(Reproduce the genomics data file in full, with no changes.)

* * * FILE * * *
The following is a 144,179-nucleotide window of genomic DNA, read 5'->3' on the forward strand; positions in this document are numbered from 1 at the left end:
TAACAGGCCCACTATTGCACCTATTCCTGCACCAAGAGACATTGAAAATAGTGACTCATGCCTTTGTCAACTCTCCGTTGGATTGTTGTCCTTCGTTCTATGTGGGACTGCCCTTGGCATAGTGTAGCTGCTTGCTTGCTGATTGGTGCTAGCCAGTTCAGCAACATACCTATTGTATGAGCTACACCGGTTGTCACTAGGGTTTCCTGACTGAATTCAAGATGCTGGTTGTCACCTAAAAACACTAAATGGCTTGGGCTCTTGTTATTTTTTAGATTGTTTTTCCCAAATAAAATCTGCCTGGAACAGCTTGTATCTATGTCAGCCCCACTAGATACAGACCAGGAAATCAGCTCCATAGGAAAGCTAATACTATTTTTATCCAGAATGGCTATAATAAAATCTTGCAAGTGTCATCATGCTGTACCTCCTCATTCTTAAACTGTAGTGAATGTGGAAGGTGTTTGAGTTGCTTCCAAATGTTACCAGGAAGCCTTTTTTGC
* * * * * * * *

The following is a 144,179-nucleotide window of genomic DNA, read 5'->3' on the forward strand; positions in this document are numbered from 1 at the left end:
TAACAGGCCCACTATTGCACCTATTCCTGCACCAAGAGACATTGAAAATAGTGACTCATGCCTTTGTCAACTCTCCGTTGGATTGTTGTCCTTCGTTCTATGTGGGACTGCCCTTGGCATAGTGTAGCTGCTTGCTTGCTGATTGGTGCTAGCCAGTTCAGCAACATACCTATTGTATGAGCTACACCGGTTGTCACTAGGGTTTCCTGACTGAATTCAAGATGCTGGTTGTCACCTAAAAACACTAAATGGCTTGGGCTCTTGTTATTTTTTAGATTGTTTTTCCCAAATAAAATCTGCCTGGAACAGCTTGTATCTATGTCAGCCCCACTAGATACAGACCAGGAAATCAGCTCCATAGGAAAGCTAATACTATTTTTATCCAGAATGGCTATAATAAAATCTTGCAAGTGTCATCATGCTGTACCTCCTCATTCTTAAACTGTAGTGAATGTGGAAGGTGTTTGAGTTGCTTCCAAATGTTACCAGGAAGCCTTTTTTGC